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Epson R-D1 - Digital Rangefinder Camera - Test Shots - Full Res Crops

By Cliff Smith


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A range of test shots are shown over the next three pages. Here, the full size image has been reduced for bandwidth purposes, and a crop taken from the original full resolution image has been placed below it in order for you to gain an appreciation of the overall quality. The following pages consist of resized images so that you can evaluate the overall exposure. For those with a dial-up connection, please be patient while the pages download.

Taken indoors at 200 ISO using tungsten light and white balance. There is no noise at this setting, although there are numerous dust spots and a few dead pixels.


At 400ISO the image is still largely noise-free, although not quite as smooth as the previous shot.


At 800 ISO there is a small amount of colour noise across the whole frame, but the image is still sharp and has good contrast.


At the highest setting of 1600 ISO there is a moderate level of noise across the whole image, and contrast is reduced, but on the whole it is still good.


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Bill Hunt

August 27, 2008, 1:07 pm

Perhaps the most telling comment of this review is "I really don’t get the point of the Epson R-D1". That really comes across.


March 1, 2009, 6:30 am

This product might as well have come out of the minds of the Sirius Corporation's Marketing Department... (for those who haven't read The Hitchhiker's Guide to the Galaxy, it may suffice to say that the aforementioned company's Complaints Department occupies all the major landmasses of three planets in the Sirius System...)


September 1, 2009, 8:25 pm

Not so stupid. This is a niche camera designed to take 39mm screw Leica rangefinder lenses. These have been made by a huge range of makers from 1934 to date..so there are zillions to chose from. Zeiss and Leica still make brand new 35mm rangefinders in tiny numbers at big prices. Camera is a bit dated now 6Mp won't impress but its a bit cheaper than the $5000 Leica M8.


August 12, 2013, 6:16 pm

It do not take 39mm screw lenses (at least without an adapter) because it has an Leica M bayonet.

Michael Singleton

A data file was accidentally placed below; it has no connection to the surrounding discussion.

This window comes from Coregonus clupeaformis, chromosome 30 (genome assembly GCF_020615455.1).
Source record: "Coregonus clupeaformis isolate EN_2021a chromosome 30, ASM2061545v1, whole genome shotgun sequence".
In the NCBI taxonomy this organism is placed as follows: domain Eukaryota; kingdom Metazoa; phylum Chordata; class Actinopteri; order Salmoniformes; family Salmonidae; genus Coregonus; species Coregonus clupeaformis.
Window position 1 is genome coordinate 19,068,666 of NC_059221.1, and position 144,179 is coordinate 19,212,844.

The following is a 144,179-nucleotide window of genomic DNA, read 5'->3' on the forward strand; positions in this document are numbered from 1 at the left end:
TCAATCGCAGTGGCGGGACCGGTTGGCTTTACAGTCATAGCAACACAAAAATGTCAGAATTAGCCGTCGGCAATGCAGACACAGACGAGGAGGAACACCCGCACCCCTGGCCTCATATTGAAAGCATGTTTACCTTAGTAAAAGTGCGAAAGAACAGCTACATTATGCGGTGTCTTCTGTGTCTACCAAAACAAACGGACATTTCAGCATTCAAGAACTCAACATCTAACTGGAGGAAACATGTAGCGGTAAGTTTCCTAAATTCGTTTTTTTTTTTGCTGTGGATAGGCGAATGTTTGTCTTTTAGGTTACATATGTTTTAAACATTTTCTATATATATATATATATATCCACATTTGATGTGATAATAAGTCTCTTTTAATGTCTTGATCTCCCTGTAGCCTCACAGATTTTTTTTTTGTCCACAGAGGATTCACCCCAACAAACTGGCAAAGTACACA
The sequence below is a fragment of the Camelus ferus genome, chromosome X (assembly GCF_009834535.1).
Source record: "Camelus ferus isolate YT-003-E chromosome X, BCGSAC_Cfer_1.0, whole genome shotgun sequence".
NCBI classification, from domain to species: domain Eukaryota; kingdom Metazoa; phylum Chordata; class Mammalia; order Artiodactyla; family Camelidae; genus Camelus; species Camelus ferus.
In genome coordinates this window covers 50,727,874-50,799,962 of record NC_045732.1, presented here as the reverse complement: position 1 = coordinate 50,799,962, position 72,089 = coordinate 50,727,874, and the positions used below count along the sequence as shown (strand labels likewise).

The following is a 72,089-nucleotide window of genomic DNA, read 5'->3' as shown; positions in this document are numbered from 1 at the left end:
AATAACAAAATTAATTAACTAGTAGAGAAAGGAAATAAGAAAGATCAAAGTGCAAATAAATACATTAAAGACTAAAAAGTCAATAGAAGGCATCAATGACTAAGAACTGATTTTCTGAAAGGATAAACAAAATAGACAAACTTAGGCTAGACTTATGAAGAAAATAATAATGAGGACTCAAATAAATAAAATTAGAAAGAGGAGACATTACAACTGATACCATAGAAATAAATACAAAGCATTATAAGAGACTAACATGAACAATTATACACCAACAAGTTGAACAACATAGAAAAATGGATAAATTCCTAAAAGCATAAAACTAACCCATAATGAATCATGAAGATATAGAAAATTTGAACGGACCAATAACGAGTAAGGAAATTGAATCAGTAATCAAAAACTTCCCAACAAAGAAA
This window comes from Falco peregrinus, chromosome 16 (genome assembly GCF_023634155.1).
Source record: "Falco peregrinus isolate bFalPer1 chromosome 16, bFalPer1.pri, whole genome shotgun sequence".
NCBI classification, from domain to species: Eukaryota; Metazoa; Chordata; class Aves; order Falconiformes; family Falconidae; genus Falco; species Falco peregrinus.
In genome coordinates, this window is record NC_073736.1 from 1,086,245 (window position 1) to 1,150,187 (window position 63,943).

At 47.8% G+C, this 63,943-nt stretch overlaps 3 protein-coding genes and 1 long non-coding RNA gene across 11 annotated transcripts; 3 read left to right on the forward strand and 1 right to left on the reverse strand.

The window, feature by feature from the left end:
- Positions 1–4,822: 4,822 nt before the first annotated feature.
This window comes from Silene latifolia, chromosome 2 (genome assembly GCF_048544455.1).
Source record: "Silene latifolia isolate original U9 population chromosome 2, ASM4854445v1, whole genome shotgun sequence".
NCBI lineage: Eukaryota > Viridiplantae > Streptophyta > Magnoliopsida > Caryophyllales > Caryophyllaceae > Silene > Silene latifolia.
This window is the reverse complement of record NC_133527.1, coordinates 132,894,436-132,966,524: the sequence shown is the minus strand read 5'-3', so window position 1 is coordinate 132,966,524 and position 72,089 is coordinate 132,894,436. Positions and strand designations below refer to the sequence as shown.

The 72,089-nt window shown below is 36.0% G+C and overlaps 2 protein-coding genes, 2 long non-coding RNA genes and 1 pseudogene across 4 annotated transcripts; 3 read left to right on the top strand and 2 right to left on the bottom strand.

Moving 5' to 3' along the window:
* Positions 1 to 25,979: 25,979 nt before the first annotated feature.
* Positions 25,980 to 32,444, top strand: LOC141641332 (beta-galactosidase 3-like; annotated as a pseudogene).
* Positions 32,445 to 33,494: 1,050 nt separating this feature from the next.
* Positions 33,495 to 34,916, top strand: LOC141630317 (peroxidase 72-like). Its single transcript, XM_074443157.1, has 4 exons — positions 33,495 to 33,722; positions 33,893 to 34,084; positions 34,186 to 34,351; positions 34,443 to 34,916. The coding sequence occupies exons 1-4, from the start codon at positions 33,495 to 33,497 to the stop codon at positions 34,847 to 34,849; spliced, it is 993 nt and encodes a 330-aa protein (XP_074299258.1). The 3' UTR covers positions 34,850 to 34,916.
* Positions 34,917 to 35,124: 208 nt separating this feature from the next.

February 18, 2014, 9:22 pm

Yes, you really have missed the point of this camera, of course there is no point buying this camera now, 10 years after the original release of the RD-1, with how fast digital is evolving, but that is only because of the 6mp limitation. The camera is basically a film camera with a digital back, it has no autofocus, that's because it can mount some of the best lenses ever made which are interchangeable between film and digital cameras, therefore they aren't AF lenses, also if you're used to manual focusing then you'll probably prefer it. You next point out that it doesn't have auto bracketing or continuous shooting or even a movie mode, first of all who the hell wants to take HDR shots? Keep in mind what I said about it being a film camera with a digital back, you didn't have auto bracketing on film cameras, also I don't think your going to use this camera for sports photography, so continuous shooting is pointless, if you using continuous shooting on your digital camera then you aren't valuing your shots. The lenses are incredibly expensive because as I said before, they are some of the best in the world, but they're not all that expensive, you can get a lens for less than £500, which if you know anything about cameras then you will know that is not that expensive. Second to last point now, you stated you don't even get to look through the lens, yes that's because it's a rangefinder, you clearly don't understand the pros of an RF, they're quiet (no mirror), they're quicker to focus than SLR's and in the main easy to frame, granted they're not the best for everything but its not a negative. So basically its a camera for photographers that have come from film, have built up techniques and ways of shooting using film and now want to carry on those techniques using digital with ease, which brings me to my last point, the film advance, if you have ever used a film camera (properly) then you will understand the pleasure of having a film advance, it breaks up shots (this links back to not having continuous shooting and instead valuing ever shot) it makes you think about the shots because you have to advance the lever. So again its giving the film photographer everything they're used to but with a digital camera, the fact you have hated it so much makes me think that you do not understand the reasoning behind the cameras release and therefore you are not equipped to review it, giving it 1 star is a complete joke and shows how biased you have been. Of course this camera most likely won't be appealing to people who have only ever shot digital SLR's and want the same feel with a different camera, but that is not why it was produced. Anyway I know this post is nearly exactly 5 years after the article was published but this review has shown a distinct lack of understanding and a massive bias and therefore can't be trusted, so I thought I would point out why :)

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